In October and November, CRWA joined community leaders from Medway, Wellesley, Dedham, and Weston in four separate workshops for the Commonwealth’s Municipal Vulnerability Preparedness (MVP) program . Municipal representatives from town departments including Police, Fire, Planning, Public Works, Public Health and others, as well as community stakeholders such as CRWA, are brought together to identify vulnerabilities to climate change. To date CRWA has attended more than a dozen of these workshops and we are partnering with 3 communities on subsequent MVP Action Grants to implement climate resilience projects. All Massachusetts municipalities are eligible to apply for this grant program . Once planning is complete, towns become MVP communities and are eligible for state-funded action grants to implement solutions. We applaud the Baker Administration for its foresight in creating this important program, and look forward to working with the legislature to ensure it continues to have sufficient funding to meet communities’ needs.
Cleaning that Dirty Water: More Good News on CSOs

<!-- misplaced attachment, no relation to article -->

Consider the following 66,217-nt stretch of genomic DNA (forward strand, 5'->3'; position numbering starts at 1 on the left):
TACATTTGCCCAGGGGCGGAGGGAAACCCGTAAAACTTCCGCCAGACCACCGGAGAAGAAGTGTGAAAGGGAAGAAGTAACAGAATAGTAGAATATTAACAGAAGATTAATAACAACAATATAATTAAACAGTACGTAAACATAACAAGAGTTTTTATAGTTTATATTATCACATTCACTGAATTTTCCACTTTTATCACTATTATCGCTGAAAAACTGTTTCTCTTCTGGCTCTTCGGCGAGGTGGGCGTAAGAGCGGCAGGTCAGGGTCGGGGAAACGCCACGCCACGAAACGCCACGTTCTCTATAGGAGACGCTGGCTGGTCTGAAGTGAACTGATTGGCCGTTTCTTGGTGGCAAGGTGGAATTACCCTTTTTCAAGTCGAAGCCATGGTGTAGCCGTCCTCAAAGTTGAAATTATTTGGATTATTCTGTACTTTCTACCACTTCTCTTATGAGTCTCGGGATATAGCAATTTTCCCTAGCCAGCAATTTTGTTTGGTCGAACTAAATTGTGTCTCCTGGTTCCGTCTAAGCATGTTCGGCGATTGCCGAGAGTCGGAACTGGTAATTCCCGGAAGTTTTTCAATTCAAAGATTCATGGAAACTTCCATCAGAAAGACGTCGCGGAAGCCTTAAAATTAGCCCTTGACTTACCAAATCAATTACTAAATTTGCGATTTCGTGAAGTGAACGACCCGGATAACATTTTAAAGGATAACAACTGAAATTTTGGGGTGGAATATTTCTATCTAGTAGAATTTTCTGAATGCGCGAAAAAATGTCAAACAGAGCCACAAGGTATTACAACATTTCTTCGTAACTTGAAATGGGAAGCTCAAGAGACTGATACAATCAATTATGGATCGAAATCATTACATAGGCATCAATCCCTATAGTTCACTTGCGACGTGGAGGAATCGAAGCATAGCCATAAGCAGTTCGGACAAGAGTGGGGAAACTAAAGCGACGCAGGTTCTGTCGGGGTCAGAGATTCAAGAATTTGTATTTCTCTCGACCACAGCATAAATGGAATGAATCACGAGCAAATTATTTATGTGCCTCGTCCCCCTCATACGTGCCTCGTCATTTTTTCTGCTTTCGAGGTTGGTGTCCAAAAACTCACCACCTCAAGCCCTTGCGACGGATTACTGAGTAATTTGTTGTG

Last month we reported on new requirements for real-time notification of combined sewer overflows (CSOs) into the Charles River. There is more good news: thanks to CRWA’s advocacy, MassDEP is now requiring the City of Cambridge to investigate green infrastructure (GI) as a way to mitigate CSOs. Cambridge has already implemented some GI projects but there is much more they could do, especially as climate change brings more storms that trigger CSO events. 
Catch up with CRWA
Geeking out over Water Quality Standards
Massachusetts “Surface Water Quality Standards” implements provisions of the federal Clean Water Act, which protects the nation's waters. These standards designate the most sensitive uses of Massachusetts waters and provide criteria for evaluating water quality to support those uses. The Massachusetts Department of Environmental Protection (MassDEP) is in the process of reviewing and updating water quality standards; s cience is constantly evolving, and it’s important that water quality standards reflect what we’ve learned, so that they can effectively protect our water resources. Our suggestions included better alignment with other environmental agencies’ regulations, detailed comments on proposed changes to bacteria standards, and requests that MassDEP develop numeric nutrient criteria and cyanobacteria limit criteria to protect the Charles and other water bodies. It may not sound sexy, but it’s important work to protect the river we love. We worked with a coalition of watershed associations across the state, led by the Massachusetts Rivers Alliance, to increase our impact. See our comments here .